F. M. McDiarmid Clothing Co — Manny Gomes sign

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F. M. McDiarmid Clothing Co  — Manny Gomes sign
Found in back of the stud walls of the back kitchen of 237 William Street in Carleton Place. It was from the McDiarmid Clothing Co at 74 Bridge Street. It had been cut up into 7 pieces.– and Manny Gomes remounted it.

Photos from  the Carleton Place and Beckwith Heritage Museum
McDiarmids was just up the street from the Keyes Building on Bridge Street where The Granary is located-note the balcony.

 The Canadian Bank of Commerce moved into the McDiarmid Block in 1928 and took over Abdallah’s store under the management of Mr. Kent. Some of the tellers were: Bob Hinch, Dave McLaren, Art Bittle, Isabel McLaren, and Dolly McCauley.

Just a note that in the 1970s, the McDiarmid Estate disposed of the McDiarmid block. This building was in the hands of the McDiarmids for eighty some odd years. William and Fred McDiarmid operated a men’s clothing store from approximately 1894 up until the 1930s. Terry McLeod and Bill Cheffins owned Downtown Office Supplies during 80s and 90s and Terry and Bill restored their storefront to resemble the one of the 1890s.

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No photo description available.
Carleton Place and Beckwith Heritage Museum
No photo description available.Carleton Place and Beckwith Heritage Museum 

This 1933 receipt from The Sportsman’s Store is a recent donation. We love their slogan: “The Sport Store of A Sporty Town”! It was owned by Leo “Sport” J. McDiarmid (1884-1967). Leo was the only one of four brothers who fought in the First War and survived. Opening the store after his return to Carleton Place, Leo also was involved in local politics. Together with his mother Mary, he unveiled the Carleton Place Cenotaph in 1924, created to honour the town’s fallen sons.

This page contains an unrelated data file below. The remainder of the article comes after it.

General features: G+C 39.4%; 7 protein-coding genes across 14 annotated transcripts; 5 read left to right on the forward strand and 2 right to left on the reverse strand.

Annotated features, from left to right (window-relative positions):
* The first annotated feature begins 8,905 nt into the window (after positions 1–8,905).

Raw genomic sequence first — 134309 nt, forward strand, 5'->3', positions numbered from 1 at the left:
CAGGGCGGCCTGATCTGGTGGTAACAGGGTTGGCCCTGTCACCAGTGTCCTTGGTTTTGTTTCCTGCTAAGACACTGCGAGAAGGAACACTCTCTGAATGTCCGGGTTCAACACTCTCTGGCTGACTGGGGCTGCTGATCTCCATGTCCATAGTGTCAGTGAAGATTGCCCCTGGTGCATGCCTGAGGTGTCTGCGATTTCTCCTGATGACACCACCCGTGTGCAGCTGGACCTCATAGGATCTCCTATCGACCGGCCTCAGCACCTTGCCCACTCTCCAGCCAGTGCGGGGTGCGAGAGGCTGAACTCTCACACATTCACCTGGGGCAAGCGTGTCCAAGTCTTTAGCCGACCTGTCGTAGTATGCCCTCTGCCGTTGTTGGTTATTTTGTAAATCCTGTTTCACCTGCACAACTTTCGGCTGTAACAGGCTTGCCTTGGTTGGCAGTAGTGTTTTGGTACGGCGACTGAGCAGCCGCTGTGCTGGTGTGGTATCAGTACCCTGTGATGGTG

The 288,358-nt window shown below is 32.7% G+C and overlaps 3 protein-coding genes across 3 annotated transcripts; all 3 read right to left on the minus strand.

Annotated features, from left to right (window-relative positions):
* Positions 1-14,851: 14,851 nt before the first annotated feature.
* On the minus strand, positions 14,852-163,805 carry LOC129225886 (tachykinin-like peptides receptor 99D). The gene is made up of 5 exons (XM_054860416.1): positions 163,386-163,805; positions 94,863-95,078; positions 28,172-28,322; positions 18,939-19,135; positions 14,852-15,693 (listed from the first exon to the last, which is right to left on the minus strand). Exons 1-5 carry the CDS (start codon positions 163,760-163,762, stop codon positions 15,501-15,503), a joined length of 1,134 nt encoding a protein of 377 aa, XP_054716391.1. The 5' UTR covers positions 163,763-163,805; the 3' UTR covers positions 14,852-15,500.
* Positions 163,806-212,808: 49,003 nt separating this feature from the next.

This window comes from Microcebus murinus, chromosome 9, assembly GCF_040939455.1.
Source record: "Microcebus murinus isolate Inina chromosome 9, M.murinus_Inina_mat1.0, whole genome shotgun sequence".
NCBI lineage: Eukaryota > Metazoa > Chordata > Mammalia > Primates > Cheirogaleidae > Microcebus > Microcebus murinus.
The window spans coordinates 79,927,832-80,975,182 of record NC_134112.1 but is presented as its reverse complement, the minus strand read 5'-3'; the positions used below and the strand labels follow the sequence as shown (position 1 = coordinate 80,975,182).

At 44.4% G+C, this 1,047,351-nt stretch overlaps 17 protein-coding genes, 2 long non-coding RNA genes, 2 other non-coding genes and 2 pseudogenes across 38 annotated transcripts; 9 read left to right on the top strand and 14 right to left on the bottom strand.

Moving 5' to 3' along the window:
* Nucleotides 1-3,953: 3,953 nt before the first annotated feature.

After the 1923 fire, the new building housed Leo. McDiarmid’s Sports on the corner of Elgin (victoria) and Bridge Street.  Guns could be purchased or repaired, and ammunition and decoys were sold. Later Cliff Caldwell and his wife Edna operated a hair salon and lived on the second floor. About 1950 George H Doucett bought the building and his insurance company operated there until the early 70s. Mr. William S. Rowat was his office manager and after he lost an eye and could no longer drive, Mr. Doucett’s nephew Allan joined the staff. Mr.and Mrs. Dan Nichols occupied the upstairs apartment and the building was later purchased by Howard McNeely who operated a barbershop at 120 Bridge.

1903

Carleton Place and Beckwith Heritage Museum



This photo is of Sarah Evangeline McDiarmid. She’s posing at the base of the stone CPR underpass on Mill Street. Today it’s almost completely overgrown and unseen. Evangeline was born in 1889 and grew up in the big stone house at the end of McArthur Street, a daughter of William McDiarmid, store owner, and Mary Lavallee.

Evangeline was married in 1913 to Harry Ruhl, and a second time to Charlie Bates in 1959. She passed away in Carleton Place on June 14, 1976.
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The Ottawa Citizen
Ottawa, Ontario, Canada
08 Oct 1929, Tue  •  Page 17
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The Ottawa Citizen
Ottawa, Ontario, Canada
07 Oct 1940, Mon  •  Page 6

McDiarmid Tennis Courts Photos Photos Photos

  1. Duncan McDiarmid — Family of the Derry
  2. McDiarmid Family– Murals and Vimy Ridge
  3. You Can Leave Your Hat on in Carleton Place!
  4. Duncan McDiarmid — Family of the Derry

About lindaseccaspina

Before she laid her fingers to a keyboard, Linda was a fashion designer, and then owned the eclectic store Flash Cadilac and Savannah Devilles in Ottawa on Rideau Street from 1976-1996. She also did clothing for various media and worked on “You Can’t do that on Television”. After writing for years about things that she cared about or pissed her off on American media she finally found her calling. She is a weekly columnist for the Sherbrooke Record and documents history every single day and has over 6500 blogs about Lanark County and Ottawa and an enormous weekly readership. Linda has published six books and is in her 4th year as a town councillor for Carleton Place. She believes in community and promoting business owners because she believes she can, so she does.

3 responses »

  1. Okay, I’ll ask…..what is a Gnome? It appears from the pictures shown, something like a light on the sidewalk…..? I’m sorry, I’m just not getting it! LOL

    Like

  2. I should mention that I think gnomes are little statues of men commonly found in gardens…but I’m not seeing any in the pictures provided…oh Lord!

    Like

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